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Is neuroimaging necessary to evaluate syncope?

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A 40-year-old woman with a history of hypertension, who was recently started on a diuretic, presents to the emergency department after a witnessed syncopal event. She reports a prodrome of lightheadedness, nausea, and darkening of her vision that occurred a few seconds after standing, followed by loss of consciousness. She had a complete, spontaneous recovery after 10 seconds, but upon arousal she noticed she had lost bladder control.

Her blood pressure is 120/80 mm Hg supine, 110/70 mm Hg sitting, and 90/60 mm Hg standing. She has no focal neurologic deficits. The cardiac examination is normal, without murmurs, and electrocardiography shows sinus tachycardia (heart rate 110 bpm) without other abnormalities. Results of laboratory testing are unremarkable.

Should you order neuroimaging to evaluate for syncope?


Syncope is an abrupt loss of consciousness due to transient global cerebral hypoperfusion, with a concomitant loss of postural tone and rapid, spontaneous recovery.1 Recovery from syncope is characterized by immediate restoration of orientation and normal behavior, although the period after recovery may be accompanied by fatigue.2

The European Society of Cardiology2 has classified syncope into 3 main categories: reflex (neurally mediated) syncope, syncope due to orthostatic hypotension, and cardiac syncope. Determining the cause is critical, as this determines the prognosis.


According to the 2017 American College of Cardiology/American Heart Association (ACC/AHA) and the 2009 European Society of Cardiology guidelines, the evaluation of syncope should include a thorough history, taken from the patient and witnesses, and a complete physical examination. This can identify the cause of syncope in up to 50% of cases and differentiate between cardiac and noncardiac causes. Features that point to cardiac syncope include age older than 60, male sex, known heart disease, brief prodrome, syncope during exertion or when supine, first syncopal event, family history of sudden cardiac death, and abnormal physical examination.1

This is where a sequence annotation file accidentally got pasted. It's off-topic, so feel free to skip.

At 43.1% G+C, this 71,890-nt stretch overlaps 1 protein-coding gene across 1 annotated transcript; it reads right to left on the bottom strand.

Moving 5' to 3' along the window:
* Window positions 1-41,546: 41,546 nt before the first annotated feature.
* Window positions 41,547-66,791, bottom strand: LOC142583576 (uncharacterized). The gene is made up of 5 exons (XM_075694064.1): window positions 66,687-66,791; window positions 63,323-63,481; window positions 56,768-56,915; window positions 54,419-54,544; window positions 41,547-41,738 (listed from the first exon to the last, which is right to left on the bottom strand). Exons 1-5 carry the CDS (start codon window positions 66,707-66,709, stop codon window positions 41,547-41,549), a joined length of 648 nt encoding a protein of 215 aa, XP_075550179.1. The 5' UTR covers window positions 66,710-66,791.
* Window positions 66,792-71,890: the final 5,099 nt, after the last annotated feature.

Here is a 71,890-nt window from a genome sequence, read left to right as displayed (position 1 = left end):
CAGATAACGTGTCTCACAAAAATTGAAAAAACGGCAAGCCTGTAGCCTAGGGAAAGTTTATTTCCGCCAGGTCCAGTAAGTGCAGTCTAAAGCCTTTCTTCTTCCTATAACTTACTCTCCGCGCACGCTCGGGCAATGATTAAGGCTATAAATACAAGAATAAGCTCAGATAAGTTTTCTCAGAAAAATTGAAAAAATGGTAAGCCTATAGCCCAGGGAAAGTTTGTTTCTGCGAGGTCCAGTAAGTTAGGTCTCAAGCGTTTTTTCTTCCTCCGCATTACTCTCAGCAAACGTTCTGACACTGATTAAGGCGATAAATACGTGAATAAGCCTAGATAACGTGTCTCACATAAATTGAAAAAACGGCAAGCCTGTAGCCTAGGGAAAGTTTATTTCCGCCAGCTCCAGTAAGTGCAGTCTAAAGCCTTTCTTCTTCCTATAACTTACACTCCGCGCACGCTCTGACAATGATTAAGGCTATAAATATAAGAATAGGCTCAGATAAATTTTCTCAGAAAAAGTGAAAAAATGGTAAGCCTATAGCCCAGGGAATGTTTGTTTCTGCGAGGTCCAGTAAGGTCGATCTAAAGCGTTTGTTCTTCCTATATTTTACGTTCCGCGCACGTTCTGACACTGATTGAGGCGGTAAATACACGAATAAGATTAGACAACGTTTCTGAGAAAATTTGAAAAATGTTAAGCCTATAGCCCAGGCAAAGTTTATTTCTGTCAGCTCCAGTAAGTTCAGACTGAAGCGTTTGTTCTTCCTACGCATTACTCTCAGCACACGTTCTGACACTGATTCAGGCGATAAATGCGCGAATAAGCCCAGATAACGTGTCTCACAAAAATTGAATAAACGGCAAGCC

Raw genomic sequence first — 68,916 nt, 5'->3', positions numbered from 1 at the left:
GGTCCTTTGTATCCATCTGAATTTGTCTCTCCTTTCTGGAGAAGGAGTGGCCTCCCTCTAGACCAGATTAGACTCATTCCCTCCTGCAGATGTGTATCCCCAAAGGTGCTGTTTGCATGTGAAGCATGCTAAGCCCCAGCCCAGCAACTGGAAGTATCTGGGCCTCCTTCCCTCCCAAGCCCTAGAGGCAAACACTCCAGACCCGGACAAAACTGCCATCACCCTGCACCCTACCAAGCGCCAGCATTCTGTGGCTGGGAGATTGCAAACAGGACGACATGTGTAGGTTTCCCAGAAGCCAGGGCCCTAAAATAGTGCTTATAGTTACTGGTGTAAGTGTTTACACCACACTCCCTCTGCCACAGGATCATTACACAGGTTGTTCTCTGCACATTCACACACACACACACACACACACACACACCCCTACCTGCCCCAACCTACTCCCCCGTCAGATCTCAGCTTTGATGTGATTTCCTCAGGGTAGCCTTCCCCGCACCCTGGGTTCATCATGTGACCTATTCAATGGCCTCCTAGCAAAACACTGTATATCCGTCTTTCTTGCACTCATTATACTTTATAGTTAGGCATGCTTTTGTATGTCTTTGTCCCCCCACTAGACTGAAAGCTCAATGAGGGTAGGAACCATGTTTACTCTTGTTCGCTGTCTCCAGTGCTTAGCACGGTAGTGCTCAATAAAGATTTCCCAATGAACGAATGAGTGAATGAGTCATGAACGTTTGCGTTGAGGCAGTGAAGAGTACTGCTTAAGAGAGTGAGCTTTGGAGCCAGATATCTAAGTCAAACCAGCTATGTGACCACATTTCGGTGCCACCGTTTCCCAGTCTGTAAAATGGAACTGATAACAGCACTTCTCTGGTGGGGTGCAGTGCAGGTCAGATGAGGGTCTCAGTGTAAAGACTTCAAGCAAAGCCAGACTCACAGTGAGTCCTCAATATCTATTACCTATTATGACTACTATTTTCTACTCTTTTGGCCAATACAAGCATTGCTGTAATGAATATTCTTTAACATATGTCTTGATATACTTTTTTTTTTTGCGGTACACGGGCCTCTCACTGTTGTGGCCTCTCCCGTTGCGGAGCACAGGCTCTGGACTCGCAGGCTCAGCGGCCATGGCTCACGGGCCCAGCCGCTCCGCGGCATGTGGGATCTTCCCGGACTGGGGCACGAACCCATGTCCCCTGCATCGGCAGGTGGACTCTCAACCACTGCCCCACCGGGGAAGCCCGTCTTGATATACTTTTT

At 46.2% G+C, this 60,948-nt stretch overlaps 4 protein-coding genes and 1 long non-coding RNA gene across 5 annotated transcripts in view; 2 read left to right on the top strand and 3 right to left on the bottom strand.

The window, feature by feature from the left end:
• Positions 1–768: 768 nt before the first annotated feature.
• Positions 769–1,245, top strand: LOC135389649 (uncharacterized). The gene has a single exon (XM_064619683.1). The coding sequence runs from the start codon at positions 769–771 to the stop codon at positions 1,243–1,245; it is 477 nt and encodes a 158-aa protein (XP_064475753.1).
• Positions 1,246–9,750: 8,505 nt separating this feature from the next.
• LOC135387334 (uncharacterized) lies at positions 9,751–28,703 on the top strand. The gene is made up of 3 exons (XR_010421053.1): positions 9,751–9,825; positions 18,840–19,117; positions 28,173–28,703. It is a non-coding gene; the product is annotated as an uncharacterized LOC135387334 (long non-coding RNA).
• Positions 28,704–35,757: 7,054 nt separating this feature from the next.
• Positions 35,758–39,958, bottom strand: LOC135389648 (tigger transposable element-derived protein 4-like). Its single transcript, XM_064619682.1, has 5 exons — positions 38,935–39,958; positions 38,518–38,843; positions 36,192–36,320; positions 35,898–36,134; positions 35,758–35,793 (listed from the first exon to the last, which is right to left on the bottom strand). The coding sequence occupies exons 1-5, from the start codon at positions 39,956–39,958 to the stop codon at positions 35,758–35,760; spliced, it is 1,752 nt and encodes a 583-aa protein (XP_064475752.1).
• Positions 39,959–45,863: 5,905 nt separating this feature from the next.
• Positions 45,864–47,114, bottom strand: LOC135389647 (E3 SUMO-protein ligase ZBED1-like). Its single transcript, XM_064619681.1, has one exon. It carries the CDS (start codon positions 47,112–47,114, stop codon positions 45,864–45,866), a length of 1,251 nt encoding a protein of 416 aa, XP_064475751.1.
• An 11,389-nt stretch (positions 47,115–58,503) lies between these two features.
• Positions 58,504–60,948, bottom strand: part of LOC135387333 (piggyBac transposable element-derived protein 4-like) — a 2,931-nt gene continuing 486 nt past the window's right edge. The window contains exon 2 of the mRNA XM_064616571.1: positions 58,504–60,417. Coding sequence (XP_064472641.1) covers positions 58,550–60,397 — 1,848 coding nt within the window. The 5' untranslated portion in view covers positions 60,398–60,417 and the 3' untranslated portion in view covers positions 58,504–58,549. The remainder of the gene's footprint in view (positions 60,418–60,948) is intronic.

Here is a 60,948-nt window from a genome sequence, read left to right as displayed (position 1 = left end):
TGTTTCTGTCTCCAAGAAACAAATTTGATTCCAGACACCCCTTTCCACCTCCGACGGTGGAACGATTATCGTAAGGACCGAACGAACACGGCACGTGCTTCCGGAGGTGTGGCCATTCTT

Features that suggest noncardiac syncope are young age; syncope only when standing; recurrent syncope; a prodrome of nausea, vomiting, and a warm sensation; and triggers such as dehydration, pain, distressful stimulus, cough, laugh micturition, defecation, and swallowing.1

Electrocardiography should follow the history and physical examination. When done at presentation, electrocardiography is diagnostic in only about 5% of cases. However, given the importance of the diagnosis, it remains an essential part of the initial evaluation of syncope.3

If a clear cause of syncope is identified at this point, no further workup is needed, and the cause of syncope should be addressed.1 If the cause is still unclear, the ACC/AHA guidelines recommend further evaluation based on the clinical presentation and risk stratification.

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